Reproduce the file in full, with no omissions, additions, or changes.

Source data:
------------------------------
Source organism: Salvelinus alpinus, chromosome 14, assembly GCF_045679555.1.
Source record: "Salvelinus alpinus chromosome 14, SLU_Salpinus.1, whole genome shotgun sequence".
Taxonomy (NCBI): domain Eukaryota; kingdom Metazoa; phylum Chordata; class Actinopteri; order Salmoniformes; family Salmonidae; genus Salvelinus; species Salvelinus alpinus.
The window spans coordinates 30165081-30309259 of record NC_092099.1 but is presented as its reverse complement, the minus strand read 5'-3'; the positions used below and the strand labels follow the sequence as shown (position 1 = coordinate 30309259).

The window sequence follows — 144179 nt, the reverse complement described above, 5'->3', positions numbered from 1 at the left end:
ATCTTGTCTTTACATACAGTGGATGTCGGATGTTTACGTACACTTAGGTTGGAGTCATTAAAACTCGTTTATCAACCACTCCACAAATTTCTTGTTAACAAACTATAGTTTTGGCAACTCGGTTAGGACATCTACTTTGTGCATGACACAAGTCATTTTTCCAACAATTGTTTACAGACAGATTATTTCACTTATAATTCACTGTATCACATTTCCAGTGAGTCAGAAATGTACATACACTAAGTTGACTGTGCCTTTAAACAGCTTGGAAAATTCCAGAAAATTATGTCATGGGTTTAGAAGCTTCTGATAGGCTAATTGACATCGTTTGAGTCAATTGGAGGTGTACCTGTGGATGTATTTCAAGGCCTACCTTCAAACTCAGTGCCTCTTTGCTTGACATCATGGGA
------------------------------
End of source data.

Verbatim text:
Source organism: Salvelinus alpinus, chromosome 14, assembly GCF_045679555.1.
Source record: "Salvelinus alpinus chromosome 14, SLU_Salpinus.1, whole genome shotgun sequence".
Taxonomy (NCBI): domain Eukaryota; kingdom Metazoa; phylum Chordata; class Actinopteri; order Salmoniformes; family Salmonidae; genus Salvelinus; species Salvelinus alpinus.
The window spans coordinates 30165081-30309259 of record NC_092099.1 but is presented as its reverse complement, the minus strand read 5'-3'; the positions used below and the strand labels follow the sequence as shown (position 1 = coordinate 30309259).

The window sequence follows — 144179 nt, the reverse complement described above, 5'->3', positions numbered from 1 at the left end:
ATCTTGTCTTTACATACAGTGGATGTCGGATGTTTACGTACACTTAGGTTGGAGTCATTAAAACTCGTTTATCAACCACTCCACAAATTTCTTGTTAACAAACTATAGTTTTGGCAACTCGGTTAGGACATCTACTTTGTGCATGACACAAGTCATTTTTCCAACAATTGTTTACAGACAGATTATTTCACTTATAATTCACTGTATCACATTTCCAGTGAGTCAGAAATGTACATACACTAAGTTGACTGTGCCTTTAAACAGCTTGGAAAATTCCAGAAAATTATGTCATGGGTTTAGAAGCTTCTGATAGGCTAATTGACATCGTTTGAGTCAATTGGAGGTGTACCTGTGGATGTATTTCAAGGCCTACCTTCAAACTCAGTGCCTCTTTGCTTGACATCATGGGA